A Computer Darkroom Tutorial


Many readers will already know that Adobe recently released an update to Photoshop CS2 (i.e. 9.01), the purpose of which was to fix a small number of performance and stability issues. Unfortunately, the update has exacerbated a previously intermittent printing problem that had apparently effected relatively   few users with the result that it's more widespread than before.



This problem, when it occurs, is most noticeable as banding or posterisation within a very small range of tones/colours, which typically include skin tones, the transition between yellow/orange, and some reds. It's further complicated by the fact that the effected colours seem to differ by printer model and media type. The following scanned prints are from my Epson R2400, and are based on a section of Andrew Rodney's RGB Test Print. They are presented to demonstrate the most obvious outworking of the problem on Epson Premium Glossy Paper.




Epson R2400 - Good Print

Epson R2400 - Bad Print


At time of writing the exact cause of the problem is unclear, however, I have no doubt Adobe will wish to establish the cause, and quickly affect a fix. In the meantime, users can either downgrade to Photoshop 9.0 or use the workaround described below. This workaround works on all of my Mac systems (i.e. Dual G5, Dual G4 and G4 PowerBook) and Epson printers (i.e. Stylus Photo 1200, 1290S and R2400); it's also been checked by a small sample of users who have also experienced the problem.

  28 May 2006

The actual cause of the problem described above is apparently due to a bug within Mac OSX 10.4.x that had been hot-fixed by Apple for Photoshop 9.0 (AKA CS2). Unfortunately, the hot-fix was version specific and slipped through the 9.01 testing net.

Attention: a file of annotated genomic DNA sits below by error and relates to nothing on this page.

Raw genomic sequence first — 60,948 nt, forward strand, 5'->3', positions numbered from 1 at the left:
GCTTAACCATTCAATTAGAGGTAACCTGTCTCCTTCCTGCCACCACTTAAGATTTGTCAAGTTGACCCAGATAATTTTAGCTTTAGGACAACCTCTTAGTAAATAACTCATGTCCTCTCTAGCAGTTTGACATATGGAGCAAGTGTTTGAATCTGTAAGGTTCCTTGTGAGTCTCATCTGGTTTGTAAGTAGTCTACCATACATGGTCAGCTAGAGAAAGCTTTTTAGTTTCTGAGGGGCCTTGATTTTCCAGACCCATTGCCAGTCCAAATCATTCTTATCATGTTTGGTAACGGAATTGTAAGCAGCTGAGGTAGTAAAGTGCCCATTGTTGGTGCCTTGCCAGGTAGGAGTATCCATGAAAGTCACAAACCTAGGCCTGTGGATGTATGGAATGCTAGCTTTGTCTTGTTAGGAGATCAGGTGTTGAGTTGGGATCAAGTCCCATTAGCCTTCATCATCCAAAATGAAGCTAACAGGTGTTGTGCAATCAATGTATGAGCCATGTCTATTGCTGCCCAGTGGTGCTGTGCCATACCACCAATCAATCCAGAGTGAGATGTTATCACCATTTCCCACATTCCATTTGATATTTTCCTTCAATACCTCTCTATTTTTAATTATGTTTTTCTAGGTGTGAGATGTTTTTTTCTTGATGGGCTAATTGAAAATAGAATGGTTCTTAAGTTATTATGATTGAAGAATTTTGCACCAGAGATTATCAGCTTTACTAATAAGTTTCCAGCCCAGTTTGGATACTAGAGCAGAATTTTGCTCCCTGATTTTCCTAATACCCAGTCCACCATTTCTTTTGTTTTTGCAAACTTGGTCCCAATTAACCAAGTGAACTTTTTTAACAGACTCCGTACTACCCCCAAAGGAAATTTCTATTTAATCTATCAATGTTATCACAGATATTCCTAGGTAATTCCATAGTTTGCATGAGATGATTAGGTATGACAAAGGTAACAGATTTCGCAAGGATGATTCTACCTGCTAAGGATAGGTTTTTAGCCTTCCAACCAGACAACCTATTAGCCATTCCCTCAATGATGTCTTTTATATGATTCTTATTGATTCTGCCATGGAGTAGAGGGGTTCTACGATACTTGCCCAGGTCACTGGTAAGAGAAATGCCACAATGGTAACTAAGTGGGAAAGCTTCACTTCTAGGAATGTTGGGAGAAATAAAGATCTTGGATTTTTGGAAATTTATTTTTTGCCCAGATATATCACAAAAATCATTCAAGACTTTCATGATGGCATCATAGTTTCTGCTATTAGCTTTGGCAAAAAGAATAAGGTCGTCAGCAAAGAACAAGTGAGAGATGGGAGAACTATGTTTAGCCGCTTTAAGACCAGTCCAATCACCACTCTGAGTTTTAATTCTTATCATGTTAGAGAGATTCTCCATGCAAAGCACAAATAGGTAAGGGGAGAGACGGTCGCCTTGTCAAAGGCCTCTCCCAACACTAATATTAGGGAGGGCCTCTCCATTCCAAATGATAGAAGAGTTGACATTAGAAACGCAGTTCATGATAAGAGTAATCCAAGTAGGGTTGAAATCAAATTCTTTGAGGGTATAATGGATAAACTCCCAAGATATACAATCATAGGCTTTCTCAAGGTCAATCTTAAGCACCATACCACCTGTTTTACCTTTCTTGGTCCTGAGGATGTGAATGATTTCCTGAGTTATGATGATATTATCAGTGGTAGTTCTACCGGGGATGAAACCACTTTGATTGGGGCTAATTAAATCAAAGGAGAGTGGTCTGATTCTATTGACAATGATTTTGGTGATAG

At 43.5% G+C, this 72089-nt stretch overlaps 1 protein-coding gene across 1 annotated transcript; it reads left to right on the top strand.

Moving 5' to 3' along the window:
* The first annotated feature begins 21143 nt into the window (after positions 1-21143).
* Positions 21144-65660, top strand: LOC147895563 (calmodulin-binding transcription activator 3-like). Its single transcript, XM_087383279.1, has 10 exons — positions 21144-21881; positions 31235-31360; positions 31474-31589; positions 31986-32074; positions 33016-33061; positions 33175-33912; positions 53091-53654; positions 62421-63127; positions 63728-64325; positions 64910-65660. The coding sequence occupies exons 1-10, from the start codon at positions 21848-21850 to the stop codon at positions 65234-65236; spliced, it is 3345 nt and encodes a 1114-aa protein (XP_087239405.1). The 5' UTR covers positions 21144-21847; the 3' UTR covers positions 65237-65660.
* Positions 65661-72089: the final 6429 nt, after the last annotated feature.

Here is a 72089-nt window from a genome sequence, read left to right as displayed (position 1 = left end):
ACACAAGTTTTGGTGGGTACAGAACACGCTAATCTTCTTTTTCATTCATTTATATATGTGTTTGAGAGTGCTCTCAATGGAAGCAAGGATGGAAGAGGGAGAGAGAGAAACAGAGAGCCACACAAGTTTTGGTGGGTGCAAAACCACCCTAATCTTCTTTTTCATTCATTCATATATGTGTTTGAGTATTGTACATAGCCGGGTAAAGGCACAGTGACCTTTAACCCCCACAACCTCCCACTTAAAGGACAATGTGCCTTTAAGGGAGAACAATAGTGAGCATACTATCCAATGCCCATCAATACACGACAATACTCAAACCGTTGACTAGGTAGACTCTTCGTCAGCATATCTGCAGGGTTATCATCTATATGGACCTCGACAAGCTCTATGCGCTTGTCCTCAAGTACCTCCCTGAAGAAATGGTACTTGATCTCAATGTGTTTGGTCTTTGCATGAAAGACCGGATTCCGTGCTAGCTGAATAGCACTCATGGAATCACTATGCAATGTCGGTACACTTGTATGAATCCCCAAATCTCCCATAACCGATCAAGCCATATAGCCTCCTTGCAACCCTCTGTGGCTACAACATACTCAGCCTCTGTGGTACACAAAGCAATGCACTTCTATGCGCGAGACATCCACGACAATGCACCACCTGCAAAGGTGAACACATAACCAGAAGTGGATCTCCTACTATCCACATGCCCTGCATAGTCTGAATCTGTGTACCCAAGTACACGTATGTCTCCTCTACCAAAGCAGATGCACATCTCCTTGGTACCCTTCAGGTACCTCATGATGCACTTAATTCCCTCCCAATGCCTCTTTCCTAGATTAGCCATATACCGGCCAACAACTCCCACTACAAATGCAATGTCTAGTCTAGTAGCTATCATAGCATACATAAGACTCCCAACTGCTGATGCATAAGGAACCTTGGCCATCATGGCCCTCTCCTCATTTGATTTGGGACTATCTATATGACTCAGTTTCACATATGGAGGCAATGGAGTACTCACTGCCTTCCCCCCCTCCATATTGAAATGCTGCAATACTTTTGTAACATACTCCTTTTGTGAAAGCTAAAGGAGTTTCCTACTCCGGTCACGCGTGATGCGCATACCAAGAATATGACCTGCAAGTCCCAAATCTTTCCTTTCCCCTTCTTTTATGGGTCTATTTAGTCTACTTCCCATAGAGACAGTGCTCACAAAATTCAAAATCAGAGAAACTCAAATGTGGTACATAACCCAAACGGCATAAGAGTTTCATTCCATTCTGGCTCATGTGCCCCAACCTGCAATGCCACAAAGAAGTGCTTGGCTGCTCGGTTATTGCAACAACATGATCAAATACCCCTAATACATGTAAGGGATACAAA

28 June 2006

If you're using a PowerPC (i.e. G4 or G5) based Mac, then you'll be pleased to know that Apple have just released Mac OSX 10.4.7 update, which includes a fix for the problem described in this article.  I recommend that you download and install a copy ASAP. However, as of  posting this update it appears that the fix may well not have been implemented in the Intel version of 10.4.7.

The first step of the workaround is to create a custom Proof Profile (Customize Proof Condition) for all the media types that you currently use. The example shown below is one I created to simulate my Epson R2400 printer when using a customised profile for Epson Premium Glossy paper (1). With this particular media I find that setting the Rendering Intent (2) to Relative Colorimetric is better, but other media types will work best with Perceptual. Likewise, I find leaving Black Point Compensation (3) "On" is the best option. When satisfied that the dialog is configured correctly, save the settings. Ideally, you should use a naming convention that reflects both media type and rendering intent.



Photoshop Proof  Setup


This next step is where things get interesting, and to some extent confusing. Through various tests I've found that the problem described above only manifests itself when the Print with Preview Color Handing option is set to No Color Management or Let Photoshop Determine Colors.  If Let Printer Determine Colors is chosen the problem doesn't occur. However, this latter option is more usually associated with a print workflow  that more serious Photoshop users dislike using, and it's unlikely that they'll willingly adopt it now. Fortunately, Photoshop is designed to be a lot more flexible than most applications, and the to this end you'll find that the Color Handling option has a number of alternative codepaths. Onto the next step...



Configuring Photoshop Print with Preview



Now, select the Proof (1) option. If you haven't used this option before it will show your CMYK Working Space profile, but don't worry about that yet. Once Proof is activated you'll see that the Proof Setup Preset (2) popup menu is also active - choose your customised Proof Profile from the available options. The final configuration of the Print with Profile dialog should be as shown below, although the names of your profiles will be different. Remember, Color Handling must be set to Let Printer Determine Colors. OK, so I accept that this option will be an anathema to many users, but it really is key to the success of the workaround.


Final Print with Preview Configuration


Finally on to the Print driver dialog. I've only shown the Color Management panel, but you should remember to first set the proper media type, print speed, etc. The remaining steps are the same as you would normally use when printing with media profiles and NOT those setting that you would normally expect to use when allowing the printer to manage colour matching. In other words, remember to set Color Management to OFF (No Color Adjustment) in the print driver.






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